June 17, 2019
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Nevada and Maine Impose New Data Privacy Protections

States continue to fill the data privacy legislative vacuum created by Congressional inaction. Nevada and Maine recently enacted new consumer data protection laws. Neither is as sweeping as the California Consumer Privacy Act (CCPA), but both offer similar, and sometimes stronger, privacy protections.


Nevada’s amended “Security and Privacy of Personal Information” law (SPPI) goes into effect October 1, 2019. Like California’s CCPA, it will give consumers the right to opt out of the sale of their personal information.

Rather than force a website to place a conspicuous “Do Not Sell My Personal Information” button on a website, as the CCPA does, Nevada requires websites to create a “designated request address” for Nevada consumers to send a “no sale” directive regarding their data. 

If a site operator fails to adhere to a consumer’s verified request within 60 days (plus one 30-day extension), the Nevada Attorney General can seek fines of up to $5,000 per violation. The SPPI does not allow private causes of action. 

Nevada limits its definition of “sale” to exchanges of personal information for money, compared to California’s broad definition that includes an exchange of personal information for anything of value.

The SPPI already applies to website owners or operators of commercial websites directed to Nevada and that collect “covered information” from Nevada consumers. It does not apply to financial institutions under GLBA or covered entities under HIPAA.

Websites must notify consumers of the categories of covered information collected, with whom it is shared, the process for reviewing and correcting it, any third party collection via the site, and changes to the entities’ privacy policies. 


Maine’s new Broadband Internet Access Service Customer Privacy Act is set to take effect on July 1, 2020. The act prohibits internet companies from selling consumer real-time location data and internet and cable usage data to third parties.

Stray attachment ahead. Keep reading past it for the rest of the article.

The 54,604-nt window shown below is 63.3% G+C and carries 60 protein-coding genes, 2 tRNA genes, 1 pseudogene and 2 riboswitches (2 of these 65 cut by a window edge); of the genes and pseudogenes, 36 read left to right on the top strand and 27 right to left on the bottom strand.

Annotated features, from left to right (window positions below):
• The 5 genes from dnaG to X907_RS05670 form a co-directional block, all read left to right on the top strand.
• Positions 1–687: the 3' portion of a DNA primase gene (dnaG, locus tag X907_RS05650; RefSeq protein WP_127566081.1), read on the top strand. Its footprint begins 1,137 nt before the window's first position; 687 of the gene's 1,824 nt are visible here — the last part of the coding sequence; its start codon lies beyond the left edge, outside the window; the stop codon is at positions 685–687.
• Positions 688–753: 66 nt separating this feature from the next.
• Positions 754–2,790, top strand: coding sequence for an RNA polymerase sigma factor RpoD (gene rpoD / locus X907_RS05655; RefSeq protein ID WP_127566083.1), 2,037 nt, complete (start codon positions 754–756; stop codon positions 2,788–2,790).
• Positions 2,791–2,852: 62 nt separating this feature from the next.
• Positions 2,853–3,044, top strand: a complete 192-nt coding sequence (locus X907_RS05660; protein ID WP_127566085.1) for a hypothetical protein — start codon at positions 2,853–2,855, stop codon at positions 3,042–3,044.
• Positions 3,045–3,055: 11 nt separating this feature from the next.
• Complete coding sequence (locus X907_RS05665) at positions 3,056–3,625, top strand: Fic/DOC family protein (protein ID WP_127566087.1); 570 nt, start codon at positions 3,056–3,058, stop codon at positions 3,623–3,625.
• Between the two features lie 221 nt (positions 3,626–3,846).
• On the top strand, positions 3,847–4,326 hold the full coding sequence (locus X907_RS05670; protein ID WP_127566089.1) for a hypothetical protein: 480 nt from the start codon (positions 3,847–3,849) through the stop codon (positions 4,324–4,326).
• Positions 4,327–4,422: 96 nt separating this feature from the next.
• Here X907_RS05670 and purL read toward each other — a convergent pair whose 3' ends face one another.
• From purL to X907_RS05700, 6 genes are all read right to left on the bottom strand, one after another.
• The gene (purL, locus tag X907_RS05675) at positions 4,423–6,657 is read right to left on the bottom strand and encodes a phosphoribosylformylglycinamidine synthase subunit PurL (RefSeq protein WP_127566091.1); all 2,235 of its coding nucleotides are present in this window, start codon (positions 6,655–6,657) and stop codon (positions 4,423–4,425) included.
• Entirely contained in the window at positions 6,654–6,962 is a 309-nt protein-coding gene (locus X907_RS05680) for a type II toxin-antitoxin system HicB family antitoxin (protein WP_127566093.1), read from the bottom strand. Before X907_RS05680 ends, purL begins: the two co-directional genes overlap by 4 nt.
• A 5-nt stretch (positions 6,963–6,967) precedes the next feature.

The FCC used to enforce such prohibitions against both cable and internet companies until President Trump nullified the practice in 2017. Maine’s new law has reimposed the restriction to protect internet users. 

An internet provider must receive affirmative customer consent before it can use, disclose, sell, or permit access to customer “personal information,” defined broadly to include items such as browsing history, application usage, geolocation, financial or health information, information about children, and IP address.

Maine’s approach illustrates the difference between opt-in and opt-out consent. Maine customers must affirmatively agree to the use of their personal information, while California’s CCPA requires that a consumer click a website button to opt out – otherwise, silence or inaction means the use is permitted. 

Maine is likely not done with consumer data privacy protections. The sponsor of the Broadband Internet Access Service Customer Privacy Act is promising broader consumer protections in Maine’s next legislative session.

The landscape of privacy and data security legislation is changing rapidly. If you need assistance in keeping abreast of the latest in this fast-paced area of law, let Lathrop Gage’s Cybersecurity and Data Privacy department make sure that you stay ahead of the law.